Bridge of Awe
The BGS Collection of UK Building Stones includes a sample of pink coarse-grained sandstone from a building stone quarry at Bridge of Awe (Figure 7b). Geological maps indicate that the sandstone has been extracted from a small, isolated outcrop of Carboniferous sandstone.

The following quote is from Walker (2000)[1].

“A small outcrop of coarse sandstone of [Carboniferous] age near the old Bridge of Awe was used for dressings at Fraoch Eilean Castle [situated on an island in Loch Awe]... and later at Kilchurn Castle on Loch Awe.”

Beds of Carboniferous sandstone also crop out on Arran (Figure 4). Building stone quarrying on Arran historically has focussed mainly on the pink to orange Permian-Triassic sandstones which crop out quite extensively there (see below). However, a disused quarry in the Carboniferous rocks by Millstone Point is recorded in the BGS Database of Mines and Quarries, and although this quarry was used primarily to produce millstones it is possible that Carboniferous sandstone was quarried historically for building stone on Arran. BGS does not hold samples of any Carboniferous sandstone quarries on Arran.

Central Belt
A large proportion of the Central Belt of Scotland is underlain by Carboniferous sandstones. Given the distance involved, it is highly unlikely that stone would have been brought from the Central Belt during Medieval phases of construction and alteration, but it may have been used in later stages. According to Walker (2000)[1]:

“In the C19 sandstone was imported from the Central Belt of Scotland and used in the construction of C19 mansion houses and as dressing stone in the characteristic granite houses of Oban”.

Permian-Triassic sandstone

Permian-Triassic sandstone crops out quite extensively on Arran, including many parts of the coast, and stone could have been quarried historically from many sites. A small outcrop of Permian-Triassic sandstone at the Cock of Arran is within a few miles of Skipness castle.

A well-known building stone quarry at the village of Corrie, on the east coast of Arran, produced Permian-Triassic sandstone (‘Corrie Sandstone’) that was used in buildings on Arran and on the mainland.

BGS samples from Corrie are pink to orange, uniform, medium-grained sandstone (Figure 7c). Blocks can feature cross bedding and parallel bedding. The sandstone was deposited in a desert environment and contains distinctive rounded, wind-worn sand grains.

Walker (2000)[1] stated that Permian-Triassic sandstone from Arran was used in Skipness Castle, but did not record the source of this information.

“Rocks of the New Red Sandstone occur widely, though in small, isolated outcrops, and have often been used. Such red sandstones were quarried on the Isle of Arran, at Corrie, and on the W coast at Machrie Bay and were used, for example, in Skipness Castle and later in Oban.”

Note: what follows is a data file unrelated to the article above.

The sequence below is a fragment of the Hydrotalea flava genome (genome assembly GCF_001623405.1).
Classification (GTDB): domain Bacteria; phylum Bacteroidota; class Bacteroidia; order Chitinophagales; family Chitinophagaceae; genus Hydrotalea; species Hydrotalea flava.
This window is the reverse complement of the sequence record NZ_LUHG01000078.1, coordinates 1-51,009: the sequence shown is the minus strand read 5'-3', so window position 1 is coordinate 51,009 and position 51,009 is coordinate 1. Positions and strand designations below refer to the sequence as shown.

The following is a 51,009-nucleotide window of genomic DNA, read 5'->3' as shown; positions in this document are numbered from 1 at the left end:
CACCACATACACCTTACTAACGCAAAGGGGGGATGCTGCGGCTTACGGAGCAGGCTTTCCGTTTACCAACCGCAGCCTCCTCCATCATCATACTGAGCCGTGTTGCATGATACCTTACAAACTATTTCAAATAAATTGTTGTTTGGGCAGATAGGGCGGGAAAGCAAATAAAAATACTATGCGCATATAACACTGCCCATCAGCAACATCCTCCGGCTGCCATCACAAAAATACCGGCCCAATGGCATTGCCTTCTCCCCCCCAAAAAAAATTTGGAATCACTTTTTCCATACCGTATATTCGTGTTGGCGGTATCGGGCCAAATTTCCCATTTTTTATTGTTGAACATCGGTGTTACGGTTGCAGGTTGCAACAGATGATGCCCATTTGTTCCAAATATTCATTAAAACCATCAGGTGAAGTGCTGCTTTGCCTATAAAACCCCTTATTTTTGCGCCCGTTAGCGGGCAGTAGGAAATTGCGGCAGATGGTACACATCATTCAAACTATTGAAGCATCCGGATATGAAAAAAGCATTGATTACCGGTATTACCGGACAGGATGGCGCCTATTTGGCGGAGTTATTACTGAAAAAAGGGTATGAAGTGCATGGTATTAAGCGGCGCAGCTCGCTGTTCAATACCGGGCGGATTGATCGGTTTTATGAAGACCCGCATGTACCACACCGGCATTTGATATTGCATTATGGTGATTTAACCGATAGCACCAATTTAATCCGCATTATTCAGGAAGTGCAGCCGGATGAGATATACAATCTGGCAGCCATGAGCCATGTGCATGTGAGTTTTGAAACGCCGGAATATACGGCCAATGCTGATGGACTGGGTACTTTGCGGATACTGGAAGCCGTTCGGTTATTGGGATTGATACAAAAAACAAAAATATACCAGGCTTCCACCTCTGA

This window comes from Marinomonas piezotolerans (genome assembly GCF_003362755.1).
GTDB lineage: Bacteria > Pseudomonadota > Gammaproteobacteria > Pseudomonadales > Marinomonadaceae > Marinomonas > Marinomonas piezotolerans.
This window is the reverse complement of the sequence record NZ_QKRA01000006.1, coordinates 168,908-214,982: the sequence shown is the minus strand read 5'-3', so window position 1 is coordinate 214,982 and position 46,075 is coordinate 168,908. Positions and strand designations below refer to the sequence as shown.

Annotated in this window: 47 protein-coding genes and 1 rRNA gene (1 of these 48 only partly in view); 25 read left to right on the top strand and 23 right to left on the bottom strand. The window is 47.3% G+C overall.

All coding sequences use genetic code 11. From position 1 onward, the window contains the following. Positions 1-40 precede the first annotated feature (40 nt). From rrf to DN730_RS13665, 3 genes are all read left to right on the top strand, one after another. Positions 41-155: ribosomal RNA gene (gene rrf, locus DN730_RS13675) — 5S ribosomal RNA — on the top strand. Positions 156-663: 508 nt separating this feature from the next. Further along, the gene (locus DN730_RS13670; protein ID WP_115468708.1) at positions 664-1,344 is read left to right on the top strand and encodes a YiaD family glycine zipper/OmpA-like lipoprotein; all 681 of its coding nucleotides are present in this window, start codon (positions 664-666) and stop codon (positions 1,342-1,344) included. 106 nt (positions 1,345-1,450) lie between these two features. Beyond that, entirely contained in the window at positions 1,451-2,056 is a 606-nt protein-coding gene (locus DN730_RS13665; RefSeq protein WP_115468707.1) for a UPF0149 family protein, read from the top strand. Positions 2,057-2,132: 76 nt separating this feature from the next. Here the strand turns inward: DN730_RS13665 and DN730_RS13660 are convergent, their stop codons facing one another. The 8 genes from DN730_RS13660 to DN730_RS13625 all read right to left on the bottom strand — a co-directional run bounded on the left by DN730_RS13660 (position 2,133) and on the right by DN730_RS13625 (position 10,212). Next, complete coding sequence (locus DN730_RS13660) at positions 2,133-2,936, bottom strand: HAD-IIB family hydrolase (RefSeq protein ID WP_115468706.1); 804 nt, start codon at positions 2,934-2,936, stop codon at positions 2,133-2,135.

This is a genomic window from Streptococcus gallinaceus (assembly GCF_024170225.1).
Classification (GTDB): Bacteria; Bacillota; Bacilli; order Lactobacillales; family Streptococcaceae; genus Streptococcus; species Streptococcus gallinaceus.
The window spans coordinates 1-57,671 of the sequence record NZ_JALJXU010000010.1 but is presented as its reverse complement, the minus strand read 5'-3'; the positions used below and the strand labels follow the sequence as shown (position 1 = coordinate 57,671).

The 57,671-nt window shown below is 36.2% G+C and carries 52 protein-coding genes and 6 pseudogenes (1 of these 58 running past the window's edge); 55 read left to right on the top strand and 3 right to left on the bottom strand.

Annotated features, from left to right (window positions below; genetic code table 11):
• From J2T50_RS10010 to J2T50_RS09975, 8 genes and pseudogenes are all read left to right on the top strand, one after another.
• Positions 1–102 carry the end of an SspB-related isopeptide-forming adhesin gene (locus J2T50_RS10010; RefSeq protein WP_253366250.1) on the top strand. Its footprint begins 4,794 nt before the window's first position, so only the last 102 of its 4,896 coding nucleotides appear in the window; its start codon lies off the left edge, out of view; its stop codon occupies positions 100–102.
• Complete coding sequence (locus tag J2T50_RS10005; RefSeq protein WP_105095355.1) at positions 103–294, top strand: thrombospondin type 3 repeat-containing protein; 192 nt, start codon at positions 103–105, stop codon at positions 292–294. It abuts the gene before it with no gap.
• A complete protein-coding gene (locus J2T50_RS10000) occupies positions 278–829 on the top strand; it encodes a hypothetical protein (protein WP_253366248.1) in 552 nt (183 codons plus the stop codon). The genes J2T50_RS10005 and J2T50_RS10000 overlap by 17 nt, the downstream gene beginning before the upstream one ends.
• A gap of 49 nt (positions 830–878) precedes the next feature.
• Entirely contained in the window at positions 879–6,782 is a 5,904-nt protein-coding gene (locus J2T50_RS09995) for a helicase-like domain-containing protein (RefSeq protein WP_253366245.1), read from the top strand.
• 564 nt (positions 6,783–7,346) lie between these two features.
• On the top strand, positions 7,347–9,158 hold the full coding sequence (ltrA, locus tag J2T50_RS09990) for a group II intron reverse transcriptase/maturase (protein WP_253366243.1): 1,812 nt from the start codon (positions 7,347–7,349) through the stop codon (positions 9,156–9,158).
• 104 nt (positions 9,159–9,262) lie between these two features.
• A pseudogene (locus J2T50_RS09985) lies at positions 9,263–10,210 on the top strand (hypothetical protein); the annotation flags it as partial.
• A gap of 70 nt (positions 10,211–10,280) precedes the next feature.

The BGS Database of Mines and Quarries holds a record of a quarry at Muasdale, on the west coast of Kintyre, which sits in Permian-Triassic sandstone of the Bellochantuy Bay Formation. The BGS rock collections do not contain a sample of stone from this location but the Bellochantuy Bay Formation is described in the BGS Lexicon of Named Rock Units as:

“... bright red, friable sandstone, with beds of breccia, however greyish white sandstone with a calcareous cement is noted at Muasdale.”

The quarry that is recorded at Muasdale may have produced the ‘greyish white sandstone’ as building stone.

Walker (2000)[1] described a source of Triassic sandstone in the Inninmore/Lochaline area, but again did not record the source of his information:

“A buff-coloured Triassic sandstone was quarried from the 13th century to the 19th century between Inninmore Bay and Ardtornish (nearby Lochaline) in Morvern. This was used in both Aros and Duart Castles on the Isle of Mull.”

BGS does not have rock samples of, or any record of an historic quarry in, the Triassic sandstone in this area.

Jurassic sandstone

Carsaig, Mull
The BGS Collection of UK Building Stones contains several samples of Jurassic sandstone from Carsaig quarry on the south coast of Mull. The samples consist of fine-grained, light greenish grey to buff sandstone which can contain dark wispy laminae (Figure 7e). Carsaig quarry has been exploited for building stone for several centuries. According to Walker (2000)[1]:

“.. the sandstone quarried at Carsaig Bay ... is a greenish or buff, fine-grained sandstone of Lower Jurassic age which was widely used, particularly on Iona, but also in many other buildings on the mainland. It can be seen in the C13 part of Ardchattan Priory and in Mull in several buildings around Loch Buie.”

Cretaceous sandstone

Beds of Cretaceous sandstone, assigned to the Loch Aline White Sandstone Formation, crop out in a narrow band on the west side of Loch Aline, in Morvern. This geological formation consists of very pure, white to pale yellow-brown, well sorted, medium-grained, quartz-rich sandstone (Figure 7d).

The BGS Database of Mines and Quarries contains a record of a quarry near to the village of Lochaline, which has mined silica sand for high quality glass manufacture from this formation intermittently since the mid-20th century. The material is mined as loose sand, so it seems unlikely that a building stone quarry would have been in the same location. However, the BGS Collection of UK Building Stones includes a sample from the Loch Aline White Sandstone Formation, suggesting the formation has been quarried for building stone at some time in the past. Unfortunately, BGS has no record of where the quarry was, when it was operational, or where the stone was used.

Figure 7 BGS samples of sandstone from quarries in Argyll and Arran.
a – Carboniferous sandstone from Inninmore Bay. b – Carboniferous sandstone from Bridge of Awe. c – Permian-Triassic sandstone from Corrie. d – Cretaceous sandstone from Lochaline. e – Jurassic sandstone from Carsaig.


  1. 1.0 1.1 1.2 1.3 1.4 1.5 1.6 WALKER, F A. 2000. The buildings of Scotland: Argyll and Bute. (London: Penguin Group.) ISBN 0140 71079 5